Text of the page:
Afghan ISIL-affiliate's leader 'killed' in US strike | Afghanistan News | Al Jazeera

Afghan ISIL-affiliate's leader 'killed' in US strike

US declines to confirm Afghan claim that Hafiz Saeed and other fighters have been killed in in area bordering Pakistan.

    Afghan officials said they had verified that a body found at the scene of the strike was Saeed's [EPA]
    Afghan officials said they had verified that a body found at the scene of the strike was Saeed's [EPA]

    The leader of a fledgling Islamic State of Iraq and the Levant (ISIL) affiliate in Afghanistan and Pakistan has been killed in a US air strike, days after the deaths of several other senior members of the group, Afghan officials say.

    Hafiz Saeed and more than 30 other fighters were killed in Friday's air strike in Nangarhar's Achin District, Abdul Hassib Sediqi, a spokesman for Afghanistan's National Directorate of Security, told the Associated Press news agency.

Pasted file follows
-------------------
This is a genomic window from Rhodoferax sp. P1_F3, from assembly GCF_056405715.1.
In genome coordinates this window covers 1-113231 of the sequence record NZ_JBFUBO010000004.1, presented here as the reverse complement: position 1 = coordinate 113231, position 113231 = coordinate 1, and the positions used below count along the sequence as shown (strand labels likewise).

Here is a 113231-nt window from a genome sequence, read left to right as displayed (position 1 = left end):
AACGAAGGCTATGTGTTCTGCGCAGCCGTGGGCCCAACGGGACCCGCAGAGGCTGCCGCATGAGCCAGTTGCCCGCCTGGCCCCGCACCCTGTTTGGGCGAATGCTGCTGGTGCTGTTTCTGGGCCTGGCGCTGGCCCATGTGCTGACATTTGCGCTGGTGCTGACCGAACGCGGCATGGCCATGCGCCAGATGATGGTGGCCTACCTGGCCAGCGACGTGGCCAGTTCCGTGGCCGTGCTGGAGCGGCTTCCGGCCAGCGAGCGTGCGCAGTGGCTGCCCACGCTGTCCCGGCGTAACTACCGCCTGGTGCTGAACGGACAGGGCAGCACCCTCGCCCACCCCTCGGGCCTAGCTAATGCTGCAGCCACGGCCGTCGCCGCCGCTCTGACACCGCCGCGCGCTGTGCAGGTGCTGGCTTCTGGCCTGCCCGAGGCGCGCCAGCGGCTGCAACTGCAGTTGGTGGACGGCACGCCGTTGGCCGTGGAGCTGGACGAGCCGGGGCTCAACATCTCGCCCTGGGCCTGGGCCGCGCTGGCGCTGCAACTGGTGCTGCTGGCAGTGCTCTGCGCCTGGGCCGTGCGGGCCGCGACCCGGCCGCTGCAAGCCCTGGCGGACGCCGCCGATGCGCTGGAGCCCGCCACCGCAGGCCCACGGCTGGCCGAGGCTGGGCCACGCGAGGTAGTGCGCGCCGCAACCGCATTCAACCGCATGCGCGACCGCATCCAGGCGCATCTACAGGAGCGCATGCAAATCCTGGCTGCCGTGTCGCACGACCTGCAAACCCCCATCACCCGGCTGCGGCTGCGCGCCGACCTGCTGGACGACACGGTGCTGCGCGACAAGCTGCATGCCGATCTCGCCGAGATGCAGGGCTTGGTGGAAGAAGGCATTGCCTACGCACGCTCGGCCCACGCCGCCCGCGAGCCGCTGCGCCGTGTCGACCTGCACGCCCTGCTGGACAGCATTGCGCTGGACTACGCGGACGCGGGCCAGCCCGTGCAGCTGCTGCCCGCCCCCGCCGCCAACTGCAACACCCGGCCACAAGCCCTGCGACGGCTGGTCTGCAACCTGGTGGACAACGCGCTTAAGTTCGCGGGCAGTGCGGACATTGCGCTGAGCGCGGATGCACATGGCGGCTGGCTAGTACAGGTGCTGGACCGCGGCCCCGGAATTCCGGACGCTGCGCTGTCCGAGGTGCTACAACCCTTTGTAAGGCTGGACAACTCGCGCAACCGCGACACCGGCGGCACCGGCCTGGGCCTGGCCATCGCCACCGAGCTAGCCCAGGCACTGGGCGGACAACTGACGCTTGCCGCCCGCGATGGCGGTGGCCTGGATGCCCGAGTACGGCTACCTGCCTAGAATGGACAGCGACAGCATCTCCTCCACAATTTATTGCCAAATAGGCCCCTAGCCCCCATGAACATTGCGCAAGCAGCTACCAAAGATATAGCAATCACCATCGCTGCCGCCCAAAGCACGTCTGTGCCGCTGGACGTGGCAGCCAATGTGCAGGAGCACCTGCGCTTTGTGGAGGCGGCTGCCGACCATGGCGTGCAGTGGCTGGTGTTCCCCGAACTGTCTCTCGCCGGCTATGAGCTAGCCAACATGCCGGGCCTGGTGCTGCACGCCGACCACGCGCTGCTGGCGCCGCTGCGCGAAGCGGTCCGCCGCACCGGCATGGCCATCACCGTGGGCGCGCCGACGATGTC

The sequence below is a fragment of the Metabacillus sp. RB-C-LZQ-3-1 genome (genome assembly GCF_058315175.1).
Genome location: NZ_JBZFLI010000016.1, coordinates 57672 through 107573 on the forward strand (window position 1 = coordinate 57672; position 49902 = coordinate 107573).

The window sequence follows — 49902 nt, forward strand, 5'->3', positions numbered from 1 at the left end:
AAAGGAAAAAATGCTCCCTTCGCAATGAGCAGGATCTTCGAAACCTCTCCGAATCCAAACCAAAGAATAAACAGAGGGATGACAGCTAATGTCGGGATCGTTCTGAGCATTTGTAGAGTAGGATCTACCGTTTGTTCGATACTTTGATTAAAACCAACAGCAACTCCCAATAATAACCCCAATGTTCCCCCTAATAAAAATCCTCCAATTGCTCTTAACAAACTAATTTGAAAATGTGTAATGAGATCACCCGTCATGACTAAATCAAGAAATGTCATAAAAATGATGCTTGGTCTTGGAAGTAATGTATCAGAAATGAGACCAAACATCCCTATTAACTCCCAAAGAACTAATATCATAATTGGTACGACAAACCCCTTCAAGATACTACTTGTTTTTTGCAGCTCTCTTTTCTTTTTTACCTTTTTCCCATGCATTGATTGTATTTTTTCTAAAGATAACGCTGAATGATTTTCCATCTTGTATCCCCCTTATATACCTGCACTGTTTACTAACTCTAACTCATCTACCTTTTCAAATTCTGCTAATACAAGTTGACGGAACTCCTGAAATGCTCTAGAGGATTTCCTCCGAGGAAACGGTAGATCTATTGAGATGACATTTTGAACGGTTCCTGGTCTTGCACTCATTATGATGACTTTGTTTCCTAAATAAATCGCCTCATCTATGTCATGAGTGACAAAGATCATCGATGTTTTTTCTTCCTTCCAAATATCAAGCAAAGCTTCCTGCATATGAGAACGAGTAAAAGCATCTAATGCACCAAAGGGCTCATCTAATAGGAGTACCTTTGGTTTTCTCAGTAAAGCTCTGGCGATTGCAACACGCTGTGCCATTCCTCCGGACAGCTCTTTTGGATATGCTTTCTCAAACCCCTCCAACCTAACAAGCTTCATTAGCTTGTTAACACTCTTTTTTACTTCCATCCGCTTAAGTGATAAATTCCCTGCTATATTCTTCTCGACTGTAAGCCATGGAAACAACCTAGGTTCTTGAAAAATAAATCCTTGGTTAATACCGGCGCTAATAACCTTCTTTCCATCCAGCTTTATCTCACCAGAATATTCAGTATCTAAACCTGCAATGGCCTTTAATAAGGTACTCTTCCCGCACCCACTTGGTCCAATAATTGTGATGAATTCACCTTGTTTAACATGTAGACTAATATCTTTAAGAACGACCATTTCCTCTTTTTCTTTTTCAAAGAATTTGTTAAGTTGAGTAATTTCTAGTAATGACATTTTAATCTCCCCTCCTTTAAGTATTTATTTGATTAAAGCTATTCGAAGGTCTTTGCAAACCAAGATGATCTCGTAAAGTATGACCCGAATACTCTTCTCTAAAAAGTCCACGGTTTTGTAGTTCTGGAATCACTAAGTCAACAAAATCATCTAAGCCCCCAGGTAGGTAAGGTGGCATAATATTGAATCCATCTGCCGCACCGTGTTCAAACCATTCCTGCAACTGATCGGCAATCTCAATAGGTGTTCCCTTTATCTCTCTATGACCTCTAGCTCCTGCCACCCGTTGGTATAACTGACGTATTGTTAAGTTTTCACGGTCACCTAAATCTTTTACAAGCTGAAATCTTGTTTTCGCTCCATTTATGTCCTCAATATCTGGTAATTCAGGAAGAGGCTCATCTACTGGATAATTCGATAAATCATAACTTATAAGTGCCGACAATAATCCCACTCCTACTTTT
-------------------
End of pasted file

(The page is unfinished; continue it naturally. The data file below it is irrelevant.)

US officials declined to confirm the deaths.

    Afghan officials earlier said an earlier US air strike on Tuesday killed the affiliate's second-highest official, Gul Zaman, and six others, including a former Pakistani Taliban spokesman named Shahidullah Shahid who had defected to become ISIL's third most senior leader.

    "With the killings of Hafiz Saeed, Gul Zaman and Shahidullah Shahid, who were the high-profile figures of Daesh [ISIL] in Afghanistan, we have destroyed the base of ISIL," said Sediqi.

    Sediqi offered no photographs or other evidence to show the strikes killed the ISIL leaders, though he said Afghan authorities verified a corpse from Friday's strike was Saeed.

    NATO officials declined to immediately comment on the claim, saying they would issue a statement later on Saturday.

    US Army Colonel Brian Tribus, a spokesman for US Forces-Afghanistan, confirmed Americans carried out an air strike on Friday in Nangarhar's Achin District, bordering Pakistan, but declined to comment further.

    ISIL's small but growing push in to Afghanistan has brought the group into conflict with the Taliban, with most members of the Afghan movement refusing to pledge allegiance to ISIL's self-declared caliph, Abu Bakr al-Baghdadi. 

    SOURCE: AP


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